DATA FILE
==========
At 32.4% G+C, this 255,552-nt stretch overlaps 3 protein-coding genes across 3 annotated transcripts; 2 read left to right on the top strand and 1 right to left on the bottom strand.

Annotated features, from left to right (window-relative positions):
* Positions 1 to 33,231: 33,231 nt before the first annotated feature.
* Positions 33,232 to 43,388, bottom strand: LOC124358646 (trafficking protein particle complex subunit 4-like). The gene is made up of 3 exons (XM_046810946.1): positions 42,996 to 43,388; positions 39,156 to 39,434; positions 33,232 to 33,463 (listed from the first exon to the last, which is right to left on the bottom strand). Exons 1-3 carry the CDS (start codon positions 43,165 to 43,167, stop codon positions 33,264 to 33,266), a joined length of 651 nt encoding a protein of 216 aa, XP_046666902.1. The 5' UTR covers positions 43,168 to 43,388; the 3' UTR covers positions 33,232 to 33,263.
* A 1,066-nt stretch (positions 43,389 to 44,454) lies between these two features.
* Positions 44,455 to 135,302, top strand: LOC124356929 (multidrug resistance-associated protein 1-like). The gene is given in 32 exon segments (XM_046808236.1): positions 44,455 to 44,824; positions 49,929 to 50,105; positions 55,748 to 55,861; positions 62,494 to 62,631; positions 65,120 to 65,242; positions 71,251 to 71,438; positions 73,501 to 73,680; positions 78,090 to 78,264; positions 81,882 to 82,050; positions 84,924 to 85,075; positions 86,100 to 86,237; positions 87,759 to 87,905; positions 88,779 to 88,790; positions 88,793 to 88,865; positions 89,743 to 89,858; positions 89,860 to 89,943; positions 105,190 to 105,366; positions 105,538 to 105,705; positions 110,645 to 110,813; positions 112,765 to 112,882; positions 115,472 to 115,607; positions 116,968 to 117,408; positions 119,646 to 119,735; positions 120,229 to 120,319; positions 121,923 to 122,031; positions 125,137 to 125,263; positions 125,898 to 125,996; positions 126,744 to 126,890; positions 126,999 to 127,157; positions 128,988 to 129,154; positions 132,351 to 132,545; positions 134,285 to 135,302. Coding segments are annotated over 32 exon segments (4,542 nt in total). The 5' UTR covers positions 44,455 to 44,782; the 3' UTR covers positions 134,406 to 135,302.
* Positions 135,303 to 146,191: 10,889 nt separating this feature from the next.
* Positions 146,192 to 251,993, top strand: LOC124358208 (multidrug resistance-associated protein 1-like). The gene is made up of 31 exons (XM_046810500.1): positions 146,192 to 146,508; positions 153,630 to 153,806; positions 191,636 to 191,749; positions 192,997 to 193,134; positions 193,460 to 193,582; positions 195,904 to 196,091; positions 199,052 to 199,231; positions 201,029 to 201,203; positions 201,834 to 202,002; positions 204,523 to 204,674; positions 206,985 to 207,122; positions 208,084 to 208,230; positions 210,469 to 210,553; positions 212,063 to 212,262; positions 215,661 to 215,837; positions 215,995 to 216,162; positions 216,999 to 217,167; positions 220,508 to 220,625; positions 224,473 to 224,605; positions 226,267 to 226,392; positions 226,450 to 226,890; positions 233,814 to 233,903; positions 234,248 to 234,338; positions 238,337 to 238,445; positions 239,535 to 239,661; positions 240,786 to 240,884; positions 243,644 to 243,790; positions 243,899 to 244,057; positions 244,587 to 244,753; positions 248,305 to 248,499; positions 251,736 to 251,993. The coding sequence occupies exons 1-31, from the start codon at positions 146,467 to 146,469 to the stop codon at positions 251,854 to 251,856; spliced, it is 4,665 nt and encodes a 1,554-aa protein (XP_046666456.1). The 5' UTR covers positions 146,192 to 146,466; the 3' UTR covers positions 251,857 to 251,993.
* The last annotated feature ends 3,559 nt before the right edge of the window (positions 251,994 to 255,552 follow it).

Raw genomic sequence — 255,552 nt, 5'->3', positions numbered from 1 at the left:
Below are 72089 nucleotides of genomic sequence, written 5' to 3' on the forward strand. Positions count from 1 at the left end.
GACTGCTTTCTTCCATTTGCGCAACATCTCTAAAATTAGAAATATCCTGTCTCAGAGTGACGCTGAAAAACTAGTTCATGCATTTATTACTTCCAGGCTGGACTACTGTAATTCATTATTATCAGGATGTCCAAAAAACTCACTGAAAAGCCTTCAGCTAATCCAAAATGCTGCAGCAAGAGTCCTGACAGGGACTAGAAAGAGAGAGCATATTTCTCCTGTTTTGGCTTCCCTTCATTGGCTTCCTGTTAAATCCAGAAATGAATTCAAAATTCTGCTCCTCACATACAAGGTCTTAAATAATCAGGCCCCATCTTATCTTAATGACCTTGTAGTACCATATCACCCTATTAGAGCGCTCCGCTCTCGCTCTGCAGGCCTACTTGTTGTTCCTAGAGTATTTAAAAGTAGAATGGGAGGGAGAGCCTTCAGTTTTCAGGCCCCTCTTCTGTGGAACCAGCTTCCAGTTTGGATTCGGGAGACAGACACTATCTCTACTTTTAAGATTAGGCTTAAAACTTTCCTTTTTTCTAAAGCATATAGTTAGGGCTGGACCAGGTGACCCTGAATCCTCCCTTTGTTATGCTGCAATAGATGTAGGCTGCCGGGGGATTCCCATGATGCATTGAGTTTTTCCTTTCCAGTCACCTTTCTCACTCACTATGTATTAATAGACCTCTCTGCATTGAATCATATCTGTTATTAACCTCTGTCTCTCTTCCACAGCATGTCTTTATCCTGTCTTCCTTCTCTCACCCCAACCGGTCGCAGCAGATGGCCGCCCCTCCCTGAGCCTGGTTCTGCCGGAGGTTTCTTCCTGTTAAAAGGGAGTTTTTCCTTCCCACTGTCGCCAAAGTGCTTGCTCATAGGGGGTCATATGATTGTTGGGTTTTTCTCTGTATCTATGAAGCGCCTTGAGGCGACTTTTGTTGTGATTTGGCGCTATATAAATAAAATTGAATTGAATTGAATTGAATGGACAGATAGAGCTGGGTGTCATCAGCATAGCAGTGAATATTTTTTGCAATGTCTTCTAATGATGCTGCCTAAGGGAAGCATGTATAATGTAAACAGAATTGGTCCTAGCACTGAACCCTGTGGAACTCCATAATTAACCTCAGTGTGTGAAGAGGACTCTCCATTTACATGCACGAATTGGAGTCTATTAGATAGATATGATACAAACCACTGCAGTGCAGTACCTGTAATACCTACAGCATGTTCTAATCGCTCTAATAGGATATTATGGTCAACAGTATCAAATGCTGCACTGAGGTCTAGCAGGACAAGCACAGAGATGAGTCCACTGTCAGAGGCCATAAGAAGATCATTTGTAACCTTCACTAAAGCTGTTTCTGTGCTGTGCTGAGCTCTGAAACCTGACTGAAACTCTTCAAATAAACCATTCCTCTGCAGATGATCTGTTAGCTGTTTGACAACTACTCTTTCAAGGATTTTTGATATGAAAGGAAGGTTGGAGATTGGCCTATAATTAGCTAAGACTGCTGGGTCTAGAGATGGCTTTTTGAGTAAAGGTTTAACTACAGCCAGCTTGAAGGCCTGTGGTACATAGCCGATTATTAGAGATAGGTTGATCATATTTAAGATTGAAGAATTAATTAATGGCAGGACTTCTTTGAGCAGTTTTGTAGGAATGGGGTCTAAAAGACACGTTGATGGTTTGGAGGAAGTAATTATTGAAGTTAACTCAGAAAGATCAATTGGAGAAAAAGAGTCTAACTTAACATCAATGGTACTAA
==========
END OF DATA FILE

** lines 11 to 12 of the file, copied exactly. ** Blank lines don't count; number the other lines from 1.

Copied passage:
Below are 72089 nucleotides of genomic sequence, written 5' to 3' on the forward strand. Positions count from 1 at the left end.
GACTGCTTTCTTCCATTTGCGCAACATCTCTAAAATTAGAAATATCCTGTCTCAGAGTGACGCTGAAAAACTAGTTCATGCATTTATTACTTCCAGGCTGGACTACTGTAATTCATTATTATCAGGATGTCCAAAAAACTCACTGAAAAGCCTTCAGCTAATCCAAAATGCTGCAGCAAGAGTCCTGACAGGGACTAGAAAGAGAGAGCATATTTCTCCTGTTTTGGCTTCCCTTCATTGGCTTCCTGTTAAATCCAGAAATGAATTCAAAATTCTGCTCCTCACATACAAGGTCTTAAATAATCAGGCCCCATCTTATCTTAATGACCTTGTAGTACCATATCACCCTATTAGAGCGCTCCGCTCTCGCTCTGCAGGCCTACTTGTTGTTCCTAGAGTATTTAAAAGTAGAATGGGAGGGAGAGCCTTCAGTTTTCAGGCCCCTCTTCTGTGGAACCAGCTTCCAGTTTGGATTCGGGAGACAGACACTATCTCTACTTTTAAGATTAGGCTTAAAACTTTCCTTTTTTCTAAAGCATATAGTTAGGGCTGGACCAGGTGACCCTGAATCCTCCCTTTGTTATGCTGCAATAGATGTAGGCTGCCGGGGGATTCCCATGATGCATTGAGTTTTTCCTTTCCAGTCACCTTTCTCACTCACTATGTATTAATAGACCTCTCTGCATTGAATCATATCTGTTATTAACCTCTGTCTCTCTTCCACAGCATGTCTTTATCCTGTCTTCCTTCTCTCACCCCAACCGGTCGCAGCAGATGGCCGCCCCTCCCTGAGCCTGGTTCTGCCGGAGGTTTCTTCCTGTTAAAAGGGAGTTTTTCCTTCCCACTGTCGCCAAAGTGCTTGCTCATAGGGGGTCATATGATTGTTGGGTTTTTCTCTGTATCTATGAAGCGCCTTGAGGCGACTTTTGTTGTGATTTGGCGCTATATAAATAAAATTGAATTGAATTGAATTGAATGGACAGATAGAGCTGGGTGTCATCAGCATAGCAGTGAATATTTTTTGCAATGTCTTCTAATGATGCTGCCTAAGGGAAGCATGTATAATGTAAACAGAATTGGTCCTAGCACTGAACCCTGTGGAACTCCATAATTAACCTCAGTGTGTGAAGAGGACTCTCCATTTACATGCACGAATTGGAGTCTATTAGATAGATATGATACAAACCACTGCAGTGCAGTACCTGTAATACCTACAGCATGTTCTAATCGCTCTAATAGGATATTATGGTCAACAGTATCAAATGCTGCACTGAGGTCTAGCAGGACAAGCACAGAGATGAGTCCACTGTCAGAGGCCATAAGAAGATCATTTGTAACCTTCACTAAAGCTGTTTCTGTGCTGTGCTGAGCTCTGAAACCTGACTGAAACTCTTCAAATAAACCATTCCTCTGCAGATGATCTGTTAGCTGTTTGACAACTACTCTTTCAAGGATTTTTGATATGAAAGGAAGGTTGGAGATTGGCCTATAATTAGCTAAGACTGCTGGGTCTAGAGATGGCTTTTTGAGTAAAGGTTTAACTACAGCCAGCTTGAAGGCCTGTGGTACATAGCCGATTATTAGAGATAGGTTGATCATATTTAAGATTGAAGAATTAATTAATGGCAGGACTTCTTTGAGCAGTTTTGTAGGAATGGGGTCTAAAAGACACGTTGATGGTTTGGAGGAAGTAATTATTGAAGTTAACTCAGAAAGATCAATTGGAGAAAAAGAGTCTAACTTAACATCAATGGTACTAA